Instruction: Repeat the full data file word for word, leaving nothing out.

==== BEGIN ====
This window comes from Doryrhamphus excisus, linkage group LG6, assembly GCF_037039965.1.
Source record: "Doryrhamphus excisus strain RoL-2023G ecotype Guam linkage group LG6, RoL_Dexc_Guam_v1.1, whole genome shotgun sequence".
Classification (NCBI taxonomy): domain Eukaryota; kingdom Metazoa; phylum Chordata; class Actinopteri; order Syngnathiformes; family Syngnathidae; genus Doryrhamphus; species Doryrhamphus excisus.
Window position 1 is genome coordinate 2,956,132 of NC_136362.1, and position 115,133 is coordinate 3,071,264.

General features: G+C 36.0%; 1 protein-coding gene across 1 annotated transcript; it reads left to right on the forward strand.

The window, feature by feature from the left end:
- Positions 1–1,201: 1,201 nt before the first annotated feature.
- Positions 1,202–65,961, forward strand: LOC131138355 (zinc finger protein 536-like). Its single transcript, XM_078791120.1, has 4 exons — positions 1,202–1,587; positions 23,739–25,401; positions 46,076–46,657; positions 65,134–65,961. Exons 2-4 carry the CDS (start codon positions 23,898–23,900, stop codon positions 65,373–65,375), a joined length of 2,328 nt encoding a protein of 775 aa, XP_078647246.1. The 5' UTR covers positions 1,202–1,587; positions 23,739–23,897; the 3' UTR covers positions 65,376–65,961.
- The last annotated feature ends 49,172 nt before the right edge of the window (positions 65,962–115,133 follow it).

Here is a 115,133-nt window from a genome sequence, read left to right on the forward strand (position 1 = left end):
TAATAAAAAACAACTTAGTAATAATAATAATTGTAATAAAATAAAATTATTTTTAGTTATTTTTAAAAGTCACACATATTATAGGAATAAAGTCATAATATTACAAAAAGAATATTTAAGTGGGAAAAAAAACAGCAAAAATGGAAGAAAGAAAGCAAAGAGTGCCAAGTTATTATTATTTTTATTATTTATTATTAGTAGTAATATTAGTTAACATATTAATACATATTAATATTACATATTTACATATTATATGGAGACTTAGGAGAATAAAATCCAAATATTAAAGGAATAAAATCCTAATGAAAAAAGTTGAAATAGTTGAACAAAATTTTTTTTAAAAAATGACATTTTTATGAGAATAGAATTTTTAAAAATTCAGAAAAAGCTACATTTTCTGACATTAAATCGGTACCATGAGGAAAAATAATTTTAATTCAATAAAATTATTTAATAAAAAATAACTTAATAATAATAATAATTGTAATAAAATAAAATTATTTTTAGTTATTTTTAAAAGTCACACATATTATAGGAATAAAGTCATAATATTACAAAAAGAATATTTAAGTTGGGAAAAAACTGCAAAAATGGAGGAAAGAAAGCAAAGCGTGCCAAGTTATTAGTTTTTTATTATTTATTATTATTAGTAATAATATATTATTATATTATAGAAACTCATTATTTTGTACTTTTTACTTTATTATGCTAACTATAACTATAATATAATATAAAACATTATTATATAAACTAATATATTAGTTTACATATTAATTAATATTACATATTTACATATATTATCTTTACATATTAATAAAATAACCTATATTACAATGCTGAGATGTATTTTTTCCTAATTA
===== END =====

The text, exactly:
This window comes from Doryrhamphus excisus, linkage group LG6, assembly GCF_037039965.1.
Source record: "Doryrhamphus excisus strain RoL-2023G ecotype Guam linkage group LG6, RoL_Dexc_Guam_v1.1, whole genome shotgun sequence".
Classification (NCBI taxonomy): domain Eukaryota; kingdom Metazoa; phylum Chordata; class Actinopteri; order Syngnathiformes; family Syngnathidae; genus Doryrhamphus; species Doryrhamphus excisus.
Window position 1 is genome coordinate 2,956,132 of NC_136362.1, and position 115,133 is coordinate 3,071,264.

General features: G+C 36.0%; 1 protein-coding gene across 1 annotated transcript; it reads left to right on the forward strand.

The window, feature by feature from the left end:
- Positions 1–1,201: 1,201 nt before the first annotated feature.
- Positions 1,202–65,961, forward strand: LOC131138355 (zinc finger protein 536-like). Its single transcript, XM_078791120.1, has 4 exons — positions 1,202–1,587; positions 23,739–25,401; positions 46,076–46,657; positions 65,134–65,961. Exons 2-4 carry the CDS (start codon positions 23,898–23,900, stop codon positions 65,373–65,375), a joined length of 2,328 nt encoding a protein of 775 aa, XP_078647246.1. The 5' UTR covers positions 1,202–1,587; positions 23,739–23,897; the 3' UTR covers positions 65,376–65,961.
- The last annotated feature ends 49,172 nt before the right edge of the window (positions 65,962–115,133 follow it).

Here is a 115,133-nt window from a genome sequence, read left to right on the forward strand (position 1 = left end):
TAATAAAAAACAACTTAGTAATAATAATAATTGTAATAAAATAAAATTATTTTTAGTTATTTTTAAAAGTCACACATATTATAGGAATAAAGTCATAATATTACAAAAAGAATATTTAAGTGGGAAAAAAAACAGCAAAAATGGAAGAAAGAAAGCAAAGAGTGCCAAGTTATTATTATTTTTATTATTTATTATTAGTAGTAATATTAGTTAACATATTAATACATATTAATATTACATATTTACATATTATATGGAGACTTAGGAGAATAAAATCCAAATATTAAAGGAATAAAATCCTAATGAAAAAAGTTGAAATAGTTGAACAAAATTTTTTTTAAAAAATGACATTTTTATGAGAATAGAATTTTTAAAAATTCAGAAAAAGCTACATTTTCTGACATTAAATCGGTACCATGAGGAAAAATAATTTTAATTCAATAAAATTATTTAATAAAAAATAACTTAATAATAATAATAATTGTAATAAAATAAAATTATTTTTAGTTATTTTTAAAAGTCACACATATTATAGGAATAAAGTCATAATATTACAAAAAGAATATTTAAGTTGGGAAAAAACTGCAAAAATGGAGGAAAGAAAGCAAAGCGTGCCAAGTTATTAGTTTTTTATTATTTATTATTATTAGTAATAATATATTATTATATTATAGAAACTCATTATTTTGTACTTTTTACTTTATTATGCTAACTATAACTATAATATAATATAAAACATTATTATATAAACTAATATATTAGTTTACATATTAATTAATATTACATATTTACATATATTATCTTTACATATTAATAAAATAACCTATATTACAATGCTGAGATGTATTTTTTCCTAATTA